information. 
 
I find that your request was received and appropriately acknowledged.  
 
I also find that a response was collated from the relevant Council department 
(Housing).  
 
The Council then responded within the statutory 20 working day period allowed, 
complying with the requirements of Section 10 of the FOIA. 
 
The Council also provided information in its response regarding appropriate routes 
of further appeal, thus meeting the requirements of Section 17 of the FOIA.  
 
In summary, my review of this aspect of the Council’s original response concludes 
that the Council complied with the requirements of the FOIA.  
 
Part 1 compliance-my review 
 
I have addressed your grounds for appeal in summary below. 
 
The Council’s legal obligation to report on the information you have 
requested 
 
A major theme is your assertion that you consider that the Council should be able to 
answer your requests as it has a legal duty to report to the government on this 
matter. 
 
I have investigated this matter and can confirm that it is the case that the Council 
collects information around homelessness under the provisions of the Housing Act 
1996 (Part 7) (as amended) and reports high-level information to the Ministry of 
Housing, Communities & Local Government (MHCLG).  
_______________________________________________________________ 
L E I C E S T E R   C I T Y   C O U N C I L 
Information Governance & Risk, Legal Services, 
4th Floor, City Hall, 115 Charles Street 
 Leicester, LE1 1FZ 
www.leicester.gov.uk 
 

I have also established that the Council is working currently with MHCLG to revise 
what it can produce from its systems for this exercise, but it is not actually required 
to create the specific sets of information you have requested. 
 
To advise and assist you further, I would recommend that if you wish to gain an idea 
of what is published (and required to be published) that you view the MHCLG 
published homelessness statistics at: 
 
 https://www.gov.uk/government/statistical-data-sets/live-tables-on-homelessness 
 
On that basis I consider the Council’s original response to be correct regarding the 
cost of compliance and while I note your helpful suggestion that the Council 
perhaps for example contact housing providers to create sets of information to 
answer your request, I would refer you back to the Council’s actual obligations 
under FOIA, explained above.  
 
There is no requirement for a public authority to create new sets of information, 
merely to answer a request for information!   
 
Aggregation of requests 
 
If I have one criticism of the handling of Part 1 aspects, it is that while the Council 
(in my view, correctly) aggregated your requests received on 06 May, it did not 
clearly advise you of this.  
 
To clarify matters here, the provisions of Section 12(4) of the Act allow a public 
authority (when calculating the costs of complying) to aggregate (in effect, total) the 
costs of all related requests (my italics) received within 60 working days from the 
same person (or from people who seem to be working together).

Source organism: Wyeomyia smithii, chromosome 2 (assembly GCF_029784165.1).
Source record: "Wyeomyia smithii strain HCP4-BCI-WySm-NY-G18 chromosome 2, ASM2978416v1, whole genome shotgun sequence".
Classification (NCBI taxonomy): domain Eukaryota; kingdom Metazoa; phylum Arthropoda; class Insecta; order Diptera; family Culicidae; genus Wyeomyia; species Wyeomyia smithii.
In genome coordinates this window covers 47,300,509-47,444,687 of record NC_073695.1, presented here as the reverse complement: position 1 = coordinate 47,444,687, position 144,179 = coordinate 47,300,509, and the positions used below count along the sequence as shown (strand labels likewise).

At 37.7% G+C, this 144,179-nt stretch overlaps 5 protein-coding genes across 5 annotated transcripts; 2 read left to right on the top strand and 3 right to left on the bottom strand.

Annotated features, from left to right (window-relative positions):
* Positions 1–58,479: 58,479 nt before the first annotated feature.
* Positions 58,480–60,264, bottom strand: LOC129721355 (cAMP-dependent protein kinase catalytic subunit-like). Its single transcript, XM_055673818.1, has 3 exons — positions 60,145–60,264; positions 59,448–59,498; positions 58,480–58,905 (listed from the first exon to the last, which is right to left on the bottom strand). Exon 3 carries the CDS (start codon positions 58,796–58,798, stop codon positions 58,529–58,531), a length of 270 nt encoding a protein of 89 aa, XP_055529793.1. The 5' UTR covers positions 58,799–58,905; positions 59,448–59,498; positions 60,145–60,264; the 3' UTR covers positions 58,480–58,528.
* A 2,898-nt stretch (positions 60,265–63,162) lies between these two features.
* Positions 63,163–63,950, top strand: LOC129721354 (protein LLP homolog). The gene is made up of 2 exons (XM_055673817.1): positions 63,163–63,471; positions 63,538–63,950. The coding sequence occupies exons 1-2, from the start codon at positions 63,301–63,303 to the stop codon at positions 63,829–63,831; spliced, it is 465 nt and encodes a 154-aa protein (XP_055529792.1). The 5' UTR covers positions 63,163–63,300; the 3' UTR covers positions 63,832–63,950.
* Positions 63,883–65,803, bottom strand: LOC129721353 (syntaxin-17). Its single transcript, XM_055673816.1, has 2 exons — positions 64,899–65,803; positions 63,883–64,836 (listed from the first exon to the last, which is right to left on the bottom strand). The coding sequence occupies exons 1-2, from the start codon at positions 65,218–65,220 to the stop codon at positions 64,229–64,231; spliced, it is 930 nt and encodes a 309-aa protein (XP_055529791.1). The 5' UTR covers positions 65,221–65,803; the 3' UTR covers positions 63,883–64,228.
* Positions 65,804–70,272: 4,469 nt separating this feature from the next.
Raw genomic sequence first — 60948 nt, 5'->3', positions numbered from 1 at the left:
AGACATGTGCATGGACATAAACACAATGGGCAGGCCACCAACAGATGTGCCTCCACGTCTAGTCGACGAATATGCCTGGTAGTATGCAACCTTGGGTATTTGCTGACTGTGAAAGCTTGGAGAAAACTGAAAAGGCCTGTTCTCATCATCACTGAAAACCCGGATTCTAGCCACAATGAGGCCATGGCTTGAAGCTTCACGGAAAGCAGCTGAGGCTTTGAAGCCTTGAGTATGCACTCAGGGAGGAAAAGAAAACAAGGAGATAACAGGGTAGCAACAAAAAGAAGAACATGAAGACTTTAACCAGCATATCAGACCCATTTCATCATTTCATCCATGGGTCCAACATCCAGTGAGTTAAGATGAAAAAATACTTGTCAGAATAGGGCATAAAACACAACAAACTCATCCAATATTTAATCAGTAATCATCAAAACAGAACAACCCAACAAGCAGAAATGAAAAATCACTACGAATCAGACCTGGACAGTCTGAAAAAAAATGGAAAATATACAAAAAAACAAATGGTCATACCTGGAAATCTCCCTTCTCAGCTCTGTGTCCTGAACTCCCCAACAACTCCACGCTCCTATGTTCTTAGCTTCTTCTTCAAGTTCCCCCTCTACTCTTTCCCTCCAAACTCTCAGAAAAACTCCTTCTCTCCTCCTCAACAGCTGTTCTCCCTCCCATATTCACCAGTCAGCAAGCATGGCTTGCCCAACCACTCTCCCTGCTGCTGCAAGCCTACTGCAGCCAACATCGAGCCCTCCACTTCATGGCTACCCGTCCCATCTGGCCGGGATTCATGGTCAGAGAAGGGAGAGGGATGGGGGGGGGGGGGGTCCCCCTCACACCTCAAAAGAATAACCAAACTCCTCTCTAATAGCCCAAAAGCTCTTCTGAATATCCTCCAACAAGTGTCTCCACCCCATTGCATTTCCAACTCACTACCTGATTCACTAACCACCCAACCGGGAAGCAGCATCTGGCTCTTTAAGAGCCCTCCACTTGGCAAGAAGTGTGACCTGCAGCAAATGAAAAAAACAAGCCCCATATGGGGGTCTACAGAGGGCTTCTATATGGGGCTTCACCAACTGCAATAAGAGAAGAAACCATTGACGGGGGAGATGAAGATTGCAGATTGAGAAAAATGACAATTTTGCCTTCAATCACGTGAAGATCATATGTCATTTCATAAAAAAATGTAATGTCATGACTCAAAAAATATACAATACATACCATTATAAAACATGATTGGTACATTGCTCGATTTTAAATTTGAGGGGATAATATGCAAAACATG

Estimation of costs are made in line with the provisions of the Freedom of 
Information (Appropriate Limit and Fees) Regulations 2004. 
 
While you have asserted in your appeal correspondence of 30 May that you 
consider your requests to be distinct, it is clear to me that (while one request- 
xxxxxxxxxxxxxxxxxxxxxxx@xxxxxxxxxxxxxx.xxx was in effect a duplication of 
others) the other two are clearly a) from the same person (you); and b) related in 
topic and content. 
 
On that basis I uphold the Councils aggregation of the requests for consideration of 
cost of compliance. 
 
Technical issues-compliance with Part 2 of the FOIA 
 
I have also reviewed the Council’s original response in line with the Council’s 
obligations with the requirements of Part 2 of the FOIA and specifically the 
appropriateness of any exemptions to disclosure were applied to any part of the 
response.  
 
_______________________________________________________________ 
L E I C E S T E R   C I T Y   C O U N C I L 
Information Governance & Risk, Legal Services, 
4th Floor, City Hall, 115 Charles Street 
 Leicester, LE1 1FZ 
www.leicester.gov.uk 
 

In this case, while a Part 1 reason to refuse-that under Section 12 (4) Cost of 
Compliance, where requests are aggregated-was applied, I find that no exemptions 
were applied as there was no requirement to.  
 
On that basis, I consider the Part 2 compliance requirements of the Act were not 
engaged as no exemptions from Part 2 were applied. 
 
My conclusion 
 
As stated, I unreservedly accept that the original response should have clarified the 
aggregation of your requests and on behalf of the Council I apologise for this, I also 
however do not consider that the aggregation undertaken was incorrect in practice 
and I consider that this internal review response addresses that. 
  
Overall, I find the Council’s original response was compliant with the Councils legal 
obligations under the FOIA. I find that the Council answered your questions asked 
appropriately.  
 
I therefore uphold the Council’s previous response. 
  
You have now exhausted the Council’s internal appeals system in this matter. 
Should you remain unhappy with the outcome of this internal review you may 
contact: 
 
Information Commissioner's Office  
Wycliffe House  
Water Lane  
Wilmslow  
Cheshire 

 
SK9 5AF  
Telephone: 0303 123 1113 
https://ico.org.uk 
 
Yours sincerely 
 
 
Iain Harrison 
Information Governance & Risk Manager 

_______________________________________________________________ 
L E I C E S T E R   C I T Y   C O U N C I L 
Information Governance & Risk, Legal Services, 
4th Floor, City Hall, 115 Charles Street 
 Leicester, LE1 1FZ 
www.leicester.gov.uk